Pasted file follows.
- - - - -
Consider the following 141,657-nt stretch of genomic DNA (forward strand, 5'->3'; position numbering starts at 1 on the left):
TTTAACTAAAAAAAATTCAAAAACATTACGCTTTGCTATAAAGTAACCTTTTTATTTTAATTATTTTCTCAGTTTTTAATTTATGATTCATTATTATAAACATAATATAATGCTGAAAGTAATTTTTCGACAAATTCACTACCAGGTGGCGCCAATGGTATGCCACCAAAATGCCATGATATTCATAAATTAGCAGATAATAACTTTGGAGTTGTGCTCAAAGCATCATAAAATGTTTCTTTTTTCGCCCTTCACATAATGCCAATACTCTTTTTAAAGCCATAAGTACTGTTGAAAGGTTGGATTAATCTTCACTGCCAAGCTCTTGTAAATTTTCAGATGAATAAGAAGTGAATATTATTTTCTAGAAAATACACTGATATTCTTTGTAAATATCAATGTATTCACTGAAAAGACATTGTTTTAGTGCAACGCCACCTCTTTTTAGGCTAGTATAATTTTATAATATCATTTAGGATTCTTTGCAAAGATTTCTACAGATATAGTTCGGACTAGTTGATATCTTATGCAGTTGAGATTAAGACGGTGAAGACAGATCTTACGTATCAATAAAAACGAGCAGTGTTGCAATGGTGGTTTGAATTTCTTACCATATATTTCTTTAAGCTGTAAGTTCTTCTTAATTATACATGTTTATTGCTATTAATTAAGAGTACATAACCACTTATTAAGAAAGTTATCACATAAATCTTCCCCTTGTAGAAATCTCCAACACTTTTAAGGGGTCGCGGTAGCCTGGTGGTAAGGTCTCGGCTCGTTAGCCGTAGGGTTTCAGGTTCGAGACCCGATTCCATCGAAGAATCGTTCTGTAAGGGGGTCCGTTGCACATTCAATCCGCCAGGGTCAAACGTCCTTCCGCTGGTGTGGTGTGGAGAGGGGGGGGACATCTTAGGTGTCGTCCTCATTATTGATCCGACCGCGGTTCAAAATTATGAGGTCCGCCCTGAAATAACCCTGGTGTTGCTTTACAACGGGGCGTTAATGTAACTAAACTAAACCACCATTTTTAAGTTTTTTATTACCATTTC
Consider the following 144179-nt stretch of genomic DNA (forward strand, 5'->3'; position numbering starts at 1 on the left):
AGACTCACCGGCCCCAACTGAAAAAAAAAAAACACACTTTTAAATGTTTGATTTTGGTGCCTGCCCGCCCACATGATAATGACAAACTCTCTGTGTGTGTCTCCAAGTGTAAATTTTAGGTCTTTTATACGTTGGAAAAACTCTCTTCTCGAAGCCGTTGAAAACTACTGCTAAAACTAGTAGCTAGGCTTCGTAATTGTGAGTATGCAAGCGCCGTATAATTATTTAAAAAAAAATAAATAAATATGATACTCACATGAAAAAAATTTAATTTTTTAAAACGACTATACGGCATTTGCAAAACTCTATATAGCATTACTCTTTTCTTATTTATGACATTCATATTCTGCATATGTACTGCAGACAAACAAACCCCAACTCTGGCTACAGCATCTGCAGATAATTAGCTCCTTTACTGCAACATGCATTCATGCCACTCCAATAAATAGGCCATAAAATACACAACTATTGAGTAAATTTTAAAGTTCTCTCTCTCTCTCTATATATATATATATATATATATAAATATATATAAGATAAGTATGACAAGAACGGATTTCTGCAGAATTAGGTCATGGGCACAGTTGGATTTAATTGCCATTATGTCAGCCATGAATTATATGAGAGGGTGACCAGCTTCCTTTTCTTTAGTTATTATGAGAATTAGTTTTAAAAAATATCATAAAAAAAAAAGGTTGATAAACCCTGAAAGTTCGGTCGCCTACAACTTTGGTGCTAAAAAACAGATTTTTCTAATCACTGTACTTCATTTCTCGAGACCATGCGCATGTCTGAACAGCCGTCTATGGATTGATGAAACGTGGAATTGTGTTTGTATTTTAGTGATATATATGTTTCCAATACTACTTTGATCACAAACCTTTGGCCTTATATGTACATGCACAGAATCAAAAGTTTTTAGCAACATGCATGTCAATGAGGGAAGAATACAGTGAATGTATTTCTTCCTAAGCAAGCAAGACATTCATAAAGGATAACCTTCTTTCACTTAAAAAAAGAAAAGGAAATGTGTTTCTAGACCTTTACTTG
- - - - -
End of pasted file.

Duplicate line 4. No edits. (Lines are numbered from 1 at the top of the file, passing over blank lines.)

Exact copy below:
AGACTCACCGGCCCCAACTGAAAAAAAAAAAACACACTTTTAAATGTTTGATTTTGGTGCCTGCCCGCCCACATGATAATGACAAACTCTCTGTGTGTGTCTCCAAGTGTAAATTTTAGGTCTTTTATACGTTGGAAAAACTCTCTTCTCGAAGCCGTTGAAAACTACTGCTAAAACTAGTAGCTAGGCTTCGTAATTGTGAGTATGCAAGCGCCGTATAATTATTTAAAAAAAAATAAATAAATATGATACTCACATGAAAAAAATTTAATTTTTTAAAACGACTATACGGCATTTGCAAAACTCTATATAGCATTACTCTTTTCTTATTTATGACATTCATATTCTGCATATGTACTGCAGACAAACAAACCCCAACTCTGGCTACAGCATCTGCAGATAATTAGCTCCTTTACTGCAACATGCATTCATGCCACTCCAATAAATAGGCCATAAAATACACAACTATTGAGTAAATTTTAAAGTTCTCTCTCTCTCTCTATATATATATATATATATATATAAATATATATAAGATAAGTATGACAAGAACGGATTTCTGCAGAATTAGGTCATGGGCACAGTTGGATTTAATTGCCATTATGTCAGCCATGAATTATATGAGAGGGTGACCAGCTTCCTTTTCTTTAGTTATTATGAGAATTAGTTTTAAAAAATATCATAAAAAAAAAAGGTTGATAAACCCTGAAAGTTCGGTCGCCTACAACTTTGGTGCTAAAAAACAGATTTTTCTAATCACTGTACTTCATTTCTCGAGACCATGCGCATGTCTGAACAGCCGTCTATGGATTGATGAAACGTGGAATTGTGTTTGTATTTTAGTGATATATATGTTTCCAATACTACTTTGATCACAAACCTTTGGCCTTATATGTACATGCACAGAATCAAAAGTTTTTAGCAACATGCATGTCAATGAGGGAAGAATACAGTGAATGTATTTCTTCCTAAGCAAGCAAGACATTCATAAAGGATAACCTTCTTTCACTTAAAAAAAGAAAAGGAAATGTGTTTCTAGACCTTTACTTG